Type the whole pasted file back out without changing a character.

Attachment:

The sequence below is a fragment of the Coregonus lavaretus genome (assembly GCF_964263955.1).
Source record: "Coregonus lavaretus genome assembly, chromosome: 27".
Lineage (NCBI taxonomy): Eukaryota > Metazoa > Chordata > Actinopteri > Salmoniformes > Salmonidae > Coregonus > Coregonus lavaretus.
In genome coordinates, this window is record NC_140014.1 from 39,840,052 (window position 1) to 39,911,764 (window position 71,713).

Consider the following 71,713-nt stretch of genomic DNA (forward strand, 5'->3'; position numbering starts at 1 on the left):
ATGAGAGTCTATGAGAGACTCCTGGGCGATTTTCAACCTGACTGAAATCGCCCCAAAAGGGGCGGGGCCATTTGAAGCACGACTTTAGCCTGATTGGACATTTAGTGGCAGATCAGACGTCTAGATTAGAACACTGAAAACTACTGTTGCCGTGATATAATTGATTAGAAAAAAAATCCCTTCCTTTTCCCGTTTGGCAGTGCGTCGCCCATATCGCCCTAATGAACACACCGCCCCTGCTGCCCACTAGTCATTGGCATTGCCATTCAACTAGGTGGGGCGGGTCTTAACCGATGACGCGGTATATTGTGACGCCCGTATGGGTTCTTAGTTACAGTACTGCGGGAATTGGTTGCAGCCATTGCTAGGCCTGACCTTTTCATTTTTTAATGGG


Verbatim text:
The sequence below is a fragment of the Coregonus lavaretus genome (assembly GCF_964263955.1).
Source record: "Coregonus lavaretus genome assembly, chromosome: 27".
Lineage (NCBI taxonomy): Eukaryota > Metazoa > Chordata > Actinopteri > Salmoniformes > Salmonidae > Coregonus > Coregonus lavaretus.
In genome coordinates, this window is record NC_140014.1 from 39,840,052 (window position 1) to 39,911,764 (window position 71,713).

Consider the following 71,713-nt stretch of genomic DNA (forward strand, 5'->3'; position numbering starts at 1 on the left):
ATGAGAGTCTATGAGAGACTCCTGGGCGATTTTCAACCTGACTGAAATCGCCCCAAAAGGGGCGGGGCCATTTGAAGCACGACTTTAGCCTGATTGGACATTTAGTGGCAGATCAGACGTCTAGATTAGAACACTGAAAACTACTGTTGCCGTGATATAATTGATTAGAAAAAAAATCCCTTCCTTTTCCCGTTTGGCAGTGCGTCGCCCATATCGCCCTAATGAACACACCGCCCCTGCTGCCCACTAGTCATTGGCATTGCCATTCAACTAGGTGGGGCGGGTCTTAACCGATGACGCGGTATATTGTGACGCCCGTATGGGTTCTTAGTTACAGTACTGCGGGAATTGGTTGCAGCCATTGCTAGGCCTGACCTTTTCATTTTTTAATGGG